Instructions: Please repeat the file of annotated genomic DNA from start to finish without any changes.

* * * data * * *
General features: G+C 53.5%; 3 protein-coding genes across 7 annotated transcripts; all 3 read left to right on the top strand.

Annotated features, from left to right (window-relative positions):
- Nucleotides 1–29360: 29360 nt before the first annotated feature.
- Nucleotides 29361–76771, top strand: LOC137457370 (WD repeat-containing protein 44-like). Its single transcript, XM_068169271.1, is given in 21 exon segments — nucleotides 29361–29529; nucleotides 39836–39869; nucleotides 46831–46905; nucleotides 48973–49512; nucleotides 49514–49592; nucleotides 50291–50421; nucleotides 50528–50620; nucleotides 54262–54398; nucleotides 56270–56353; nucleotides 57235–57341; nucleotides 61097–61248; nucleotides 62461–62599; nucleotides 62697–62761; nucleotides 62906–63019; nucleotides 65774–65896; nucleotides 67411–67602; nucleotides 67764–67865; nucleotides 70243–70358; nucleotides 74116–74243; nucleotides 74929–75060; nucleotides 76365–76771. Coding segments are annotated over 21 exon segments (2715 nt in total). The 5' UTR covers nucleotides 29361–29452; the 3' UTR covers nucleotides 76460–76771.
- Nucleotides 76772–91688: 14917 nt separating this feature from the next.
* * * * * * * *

General features: G+C 53.5%; 3 protein-coding genes across 7 annotated transcripts; all 3 read left to right on the top strand.

Annotated features, from left to right (window-relative positions):
- Nucleotides 1–29360: 29360 nt before the first annotated feature.
- Nucleotides 29361–76771, top strand: LOC137457370 (WD repeat-containing protein 44-like). Its single transcript, XM_068169271.1, is given in 21 exon segments — nucleotides 29361–29529; nucleotides 39836–39869; nucleotides 46831–46905; nucleotides 48973–49512; nucleotides 49514–49592; nucleotides 50291–50421; nucleotides 50528–50620; nucleotides 54262–54398; nucleotides 56270–56353; nucleotides 57235–57341; nucleotides 61097–61248; nucleotides 62461–62599; nucleotides 62697–62761; nucleotides 62906–63019; nucleotides 65774–65896; nucleotides 67411–67602; nucleotides 67764–67865; nucleotides 70243–70358; nucleotides 74116–74243; nucleotides 74929–75060; nucleotides 76365–76771. Coding segments are annotated over 21 exon segments (2715 nt in total). The 5' UTR covers nucleotides 29361–29452; the 3' UTR covers nucleotides 76460–76771.
- Nucleotides 76772–91688: 14917 nt separating this feature from the next.